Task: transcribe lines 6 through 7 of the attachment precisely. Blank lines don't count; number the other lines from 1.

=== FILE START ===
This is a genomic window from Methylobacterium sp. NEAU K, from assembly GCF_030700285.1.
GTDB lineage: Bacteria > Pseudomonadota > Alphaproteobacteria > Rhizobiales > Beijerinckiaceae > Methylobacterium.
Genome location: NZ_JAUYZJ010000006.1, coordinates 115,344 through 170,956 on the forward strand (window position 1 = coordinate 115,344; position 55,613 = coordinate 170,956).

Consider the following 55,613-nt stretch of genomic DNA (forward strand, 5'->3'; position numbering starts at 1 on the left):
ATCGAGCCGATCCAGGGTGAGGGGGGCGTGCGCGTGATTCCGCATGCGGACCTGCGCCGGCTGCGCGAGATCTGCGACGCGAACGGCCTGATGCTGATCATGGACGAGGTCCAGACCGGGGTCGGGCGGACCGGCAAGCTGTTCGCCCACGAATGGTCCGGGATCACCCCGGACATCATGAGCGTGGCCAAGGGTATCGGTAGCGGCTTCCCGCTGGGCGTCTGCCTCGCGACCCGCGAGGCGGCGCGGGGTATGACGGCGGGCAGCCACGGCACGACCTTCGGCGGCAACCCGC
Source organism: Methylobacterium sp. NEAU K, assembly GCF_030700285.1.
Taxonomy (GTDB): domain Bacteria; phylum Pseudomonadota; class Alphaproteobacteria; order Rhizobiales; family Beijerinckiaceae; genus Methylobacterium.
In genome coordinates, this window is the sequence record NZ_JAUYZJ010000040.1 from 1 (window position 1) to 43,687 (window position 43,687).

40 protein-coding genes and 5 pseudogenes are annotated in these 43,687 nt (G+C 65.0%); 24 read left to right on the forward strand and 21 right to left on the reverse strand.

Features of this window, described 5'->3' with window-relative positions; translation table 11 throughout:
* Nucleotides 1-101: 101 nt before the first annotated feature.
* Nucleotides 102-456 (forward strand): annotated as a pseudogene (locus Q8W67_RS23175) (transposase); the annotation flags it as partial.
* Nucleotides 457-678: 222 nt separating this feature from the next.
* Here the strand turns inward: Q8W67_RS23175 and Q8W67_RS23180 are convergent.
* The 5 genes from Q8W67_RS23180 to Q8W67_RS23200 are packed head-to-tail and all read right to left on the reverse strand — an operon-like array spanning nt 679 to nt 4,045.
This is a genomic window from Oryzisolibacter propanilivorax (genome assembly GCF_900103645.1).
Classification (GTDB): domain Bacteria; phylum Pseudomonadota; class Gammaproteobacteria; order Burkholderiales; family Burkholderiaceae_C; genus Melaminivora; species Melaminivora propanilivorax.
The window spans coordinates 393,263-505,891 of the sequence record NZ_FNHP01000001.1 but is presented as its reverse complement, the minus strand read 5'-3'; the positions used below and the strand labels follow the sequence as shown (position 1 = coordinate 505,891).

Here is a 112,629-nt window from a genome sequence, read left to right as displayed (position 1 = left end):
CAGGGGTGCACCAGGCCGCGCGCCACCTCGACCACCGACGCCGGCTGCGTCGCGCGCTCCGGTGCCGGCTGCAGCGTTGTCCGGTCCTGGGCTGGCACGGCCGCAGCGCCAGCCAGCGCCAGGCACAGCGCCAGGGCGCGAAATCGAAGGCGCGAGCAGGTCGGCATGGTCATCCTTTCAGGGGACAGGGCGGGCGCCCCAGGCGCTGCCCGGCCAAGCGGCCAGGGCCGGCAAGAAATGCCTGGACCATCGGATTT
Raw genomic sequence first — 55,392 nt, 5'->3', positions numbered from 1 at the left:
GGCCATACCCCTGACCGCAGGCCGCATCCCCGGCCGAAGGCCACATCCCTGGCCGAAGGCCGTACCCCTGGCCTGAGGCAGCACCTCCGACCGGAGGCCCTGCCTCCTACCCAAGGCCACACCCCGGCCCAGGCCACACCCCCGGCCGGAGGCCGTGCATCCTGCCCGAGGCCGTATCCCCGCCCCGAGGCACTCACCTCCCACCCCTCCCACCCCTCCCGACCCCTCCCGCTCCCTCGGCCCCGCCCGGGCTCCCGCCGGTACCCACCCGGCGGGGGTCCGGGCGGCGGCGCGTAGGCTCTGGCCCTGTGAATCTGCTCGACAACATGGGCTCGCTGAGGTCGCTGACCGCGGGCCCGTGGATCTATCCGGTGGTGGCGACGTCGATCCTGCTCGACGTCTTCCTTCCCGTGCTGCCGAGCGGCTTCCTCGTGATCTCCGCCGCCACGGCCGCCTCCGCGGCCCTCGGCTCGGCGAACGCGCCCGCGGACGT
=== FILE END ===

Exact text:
Source organism: Methylobacterium sp. NEAU K, assembly GCF_030700285.1.
Taxonomy (GTDB): domain Bacteria; phylum Pseudomonadota; class Alphaproteobacteria; order Rhizobiales; family Beijerinckiaceae; genus Methylobacterium.